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Expectations for sustainable retail growing: First Insight

Jan '20
Pic: Shutterstock
Pic: Shutterstock
As the oldest members of generation Z move into the workforce, they are making more shopping decisions based on sustainable retail practices than even millennials and generation X, according to a recent study by First Insight, a technology company transforming how retailers and brands make product investment, pricing and marketing decisions.

Baby boomers are far less concerned with sustainability when it comes to the items they buy, even less so than their predecessors, the silent generation, it found.

The study, titled ‘The State of Consumer Spending: Gen Z Shoppers Demand Sustainable Retail’, said 62 per cent of generation Z survey participants prefer to buy from sustainable brands, on par with millennials, while 54 per cent of generation X and 44 per cent of the silent generation said the same.

However, only 39 per cent of baby boomers agreed, pointing to a vast divide between baby boomers and younger generations, according to a press release from the company.

Generation Z is also the most willing to pay more for sustainable products (73 per cent) compared to millennials (68 per cent), generation X (55 per cent) and baby boomers (42 per cent). Half of the silent generation expressed this sentiment.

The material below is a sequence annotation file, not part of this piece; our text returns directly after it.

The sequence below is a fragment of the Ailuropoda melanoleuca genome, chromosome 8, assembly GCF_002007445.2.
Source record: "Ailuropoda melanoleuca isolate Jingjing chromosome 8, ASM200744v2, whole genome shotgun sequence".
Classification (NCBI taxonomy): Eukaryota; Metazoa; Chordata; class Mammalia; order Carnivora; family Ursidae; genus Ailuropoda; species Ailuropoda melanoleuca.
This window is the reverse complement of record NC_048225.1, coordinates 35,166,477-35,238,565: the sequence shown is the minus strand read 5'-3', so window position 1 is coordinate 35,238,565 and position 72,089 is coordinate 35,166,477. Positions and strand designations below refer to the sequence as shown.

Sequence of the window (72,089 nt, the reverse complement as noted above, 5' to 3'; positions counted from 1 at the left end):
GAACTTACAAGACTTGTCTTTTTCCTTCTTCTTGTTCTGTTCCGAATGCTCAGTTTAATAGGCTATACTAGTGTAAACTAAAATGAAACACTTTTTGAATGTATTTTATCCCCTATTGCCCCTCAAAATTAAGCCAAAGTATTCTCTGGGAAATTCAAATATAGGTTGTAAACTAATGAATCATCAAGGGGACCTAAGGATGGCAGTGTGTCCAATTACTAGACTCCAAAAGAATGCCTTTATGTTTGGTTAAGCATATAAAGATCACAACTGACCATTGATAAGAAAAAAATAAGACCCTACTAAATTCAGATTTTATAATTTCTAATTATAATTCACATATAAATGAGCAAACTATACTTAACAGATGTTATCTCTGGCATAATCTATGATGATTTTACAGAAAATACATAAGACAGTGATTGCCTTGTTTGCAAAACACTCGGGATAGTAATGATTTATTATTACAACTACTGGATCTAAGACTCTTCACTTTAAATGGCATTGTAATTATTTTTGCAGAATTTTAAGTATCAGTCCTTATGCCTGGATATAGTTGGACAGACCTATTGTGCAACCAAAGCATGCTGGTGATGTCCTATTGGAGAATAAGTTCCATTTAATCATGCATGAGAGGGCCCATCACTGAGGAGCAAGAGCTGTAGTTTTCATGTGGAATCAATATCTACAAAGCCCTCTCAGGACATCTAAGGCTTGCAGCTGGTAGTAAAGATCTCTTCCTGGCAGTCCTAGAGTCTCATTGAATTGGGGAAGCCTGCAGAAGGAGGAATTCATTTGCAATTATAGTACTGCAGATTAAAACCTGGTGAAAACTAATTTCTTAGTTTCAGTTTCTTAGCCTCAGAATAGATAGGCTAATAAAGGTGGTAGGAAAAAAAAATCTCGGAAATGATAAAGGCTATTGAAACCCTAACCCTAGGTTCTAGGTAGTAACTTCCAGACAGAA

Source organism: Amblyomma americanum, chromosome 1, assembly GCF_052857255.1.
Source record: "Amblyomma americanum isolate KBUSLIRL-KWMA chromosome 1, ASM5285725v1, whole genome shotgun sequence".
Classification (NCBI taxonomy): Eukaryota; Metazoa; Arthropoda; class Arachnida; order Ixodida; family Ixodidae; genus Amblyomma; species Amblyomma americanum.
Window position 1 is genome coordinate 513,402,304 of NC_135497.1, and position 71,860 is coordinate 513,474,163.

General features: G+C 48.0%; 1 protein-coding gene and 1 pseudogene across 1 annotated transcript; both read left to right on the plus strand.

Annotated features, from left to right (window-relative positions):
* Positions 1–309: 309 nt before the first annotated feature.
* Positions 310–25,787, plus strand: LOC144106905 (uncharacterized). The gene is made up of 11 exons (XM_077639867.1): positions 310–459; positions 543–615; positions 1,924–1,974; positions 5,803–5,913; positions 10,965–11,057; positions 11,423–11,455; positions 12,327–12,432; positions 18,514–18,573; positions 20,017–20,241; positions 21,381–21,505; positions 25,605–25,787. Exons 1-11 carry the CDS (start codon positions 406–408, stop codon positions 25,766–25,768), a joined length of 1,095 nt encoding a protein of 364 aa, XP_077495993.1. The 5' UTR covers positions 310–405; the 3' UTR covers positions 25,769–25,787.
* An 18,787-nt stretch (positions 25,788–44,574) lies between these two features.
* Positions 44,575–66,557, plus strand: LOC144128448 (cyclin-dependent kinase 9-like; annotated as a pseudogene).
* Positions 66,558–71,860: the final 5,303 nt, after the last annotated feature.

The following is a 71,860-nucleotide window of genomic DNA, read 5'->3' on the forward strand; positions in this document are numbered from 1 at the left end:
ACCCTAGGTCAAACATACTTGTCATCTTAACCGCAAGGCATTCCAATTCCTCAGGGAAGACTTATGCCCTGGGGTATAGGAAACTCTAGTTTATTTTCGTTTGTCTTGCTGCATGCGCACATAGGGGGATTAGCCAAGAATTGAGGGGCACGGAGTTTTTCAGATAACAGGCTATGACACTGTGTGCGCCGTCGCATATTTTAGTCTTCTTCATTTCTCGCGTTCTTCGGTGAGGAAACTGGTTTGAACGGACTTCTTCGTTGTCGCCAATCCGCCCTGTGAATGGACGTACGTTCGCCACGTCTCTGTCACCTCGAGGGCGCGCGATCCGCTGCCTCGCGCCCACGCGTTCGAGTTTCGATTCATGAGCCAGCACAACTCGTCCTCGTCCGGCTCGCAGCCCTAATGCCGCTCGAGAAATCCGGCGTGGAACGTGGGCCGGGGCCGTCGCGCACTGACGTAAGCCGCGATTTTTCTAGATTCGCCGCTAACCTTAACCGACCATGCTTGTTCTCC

The majority of generation Z (54 per cent) are willing to spend an incremental 10 per cent or more on sustainable products, versus 50 per cent of millennials, 34 per cent of generation X, 23 per cent of baby boomers and 36 per cent of the silent generation.

Recommerce is gaining traction across every generation with generation Z (59 per cent), generation X (63 per cent), millennials (64 per cent) and the silent generation (62 per cent) and even baby boomers (52 per cent) say they shop the secondary markets.

The majority of younger generations would purchase upcycled products made of discarded objects or materials to create a product of higher quality or perceived value than the original. Interestingly, the silent generation was more inclined to buy upcycled products than baby Boomers, with 52 per cent saying they would buy upcycled products.

While moderately popular with millennials (24 per cent) and generation Z (29 per cent), clothing swaps are not as widely adopted as other recommerce models, with less than 20 per cent of generation X, baby boomer and the silent generation respondents reporting using them.

Peer-to-peer marketplaces like Storr and rentals are least popular overall, with less than 10 per cent of respondents reporting using them.

When asked why respondents shop sustainable brands, quality ranked higher than environmental concerns across every generation. Seventy eight per cent of generation Z, 85 per cent of millennials, 81 per cent of generation X, 83 per cent of baby boomers and 70 per cent of the silent generation ranked quality as important.

While both factors were rated as important, environmental concerns ranked lower, with only 70 per cent of generation Z, 71 per cent of millennials, 70 per cent of generation X, 72 per cent of baby boomers and 66 per cent of the silent generation respondents ranking it as important.

Fibre2Fashion News Desk (DS)

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